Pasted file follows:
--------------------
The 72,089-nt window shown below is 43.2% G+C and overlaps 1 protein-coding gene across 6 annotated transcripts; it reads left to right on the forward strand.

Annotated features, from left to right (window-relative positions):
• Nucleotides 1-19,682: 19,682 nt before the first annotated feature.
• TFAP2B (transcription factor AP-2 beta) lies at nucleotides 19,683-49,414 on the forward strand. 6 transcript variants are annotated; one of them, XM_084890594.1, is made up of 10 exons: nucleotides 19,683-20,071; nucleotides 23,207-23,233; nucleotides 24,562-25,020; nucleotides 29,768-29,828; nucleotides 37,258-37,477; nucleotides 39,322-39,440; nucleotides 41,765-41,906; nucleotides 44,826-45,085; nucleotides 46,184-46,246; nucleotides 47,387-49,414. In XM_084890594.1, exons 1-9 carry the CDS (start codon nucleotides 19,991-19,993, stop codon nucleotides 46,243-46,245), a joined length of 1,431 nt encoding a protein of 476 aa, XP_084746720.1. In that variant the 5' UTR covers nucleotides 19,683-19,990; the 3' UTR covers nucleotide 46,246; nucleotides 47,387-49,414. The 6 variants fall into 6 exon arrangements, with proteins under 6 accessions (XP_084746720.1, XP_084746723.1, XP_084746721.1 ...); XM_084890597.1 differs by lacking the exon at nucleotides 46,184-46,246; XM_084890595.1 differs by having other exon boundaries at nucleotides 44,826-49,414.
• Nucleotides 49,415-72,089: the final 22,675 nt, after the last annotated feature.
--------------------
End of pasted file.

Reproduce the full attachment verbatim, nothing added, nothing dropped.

The 72,089-nt window shown below is 43.2% G+C and overlaps 1 protein-coding gene across 6 annotated transcripts; it reads left to right on the forward strand.

Annotated features, from left to right (window-relative positions):
• Nucleotides 1-19,682: 19,682 nt before the first annotated feature.
• TFAP2B (transcription factor AP-2 beta) lies at nucleotides 19,683-49,414 on the forward strand. 6 transcript variants are annotated; one of them, XM_084890594.1, is made up of 10 exons: nucleotides 19,683-20,071; nucleotides 23,207-23,233; nucleotides 24,562-25,020; nucleotides 29,768-29,828; nucleotides 37,258-37,477; nucleotides 39,322-39,440; nucleotides 41,765-41,906; nucleotides 44,826-45,085; nucleotides 46,184-46,246; nucleotides 47,387-49,414. In XM_084890594.1, exons 1-9 carry the CDS (start codon nucleotides 19,991-19,993, stop codon nucleotides 46,243-46,245), a joined length of 1,431 nt encoding a protein of 476 aa, XP_084746720.1. In that variant the 5' UTR covers nucleotides 19,683-19,990; the 3' UTR covers nucleotide 46,246; nucleotides 47,387-49,414. The 6 variants fall into 6 exon arrangements, with proteins under 6 accessions (XP_084746720.1, XP_084746723.1, XP_084746721.1 ...); XM_084890597.1 differs by lacking the exon at nucleotides 46,184-46,246; XM_084890595.1 differs by having other exon boundaries at nucleotides 44,826-49,414.
• Nucleotides 49,415-72,089: the final 22,675 nt, after the last annotated feature.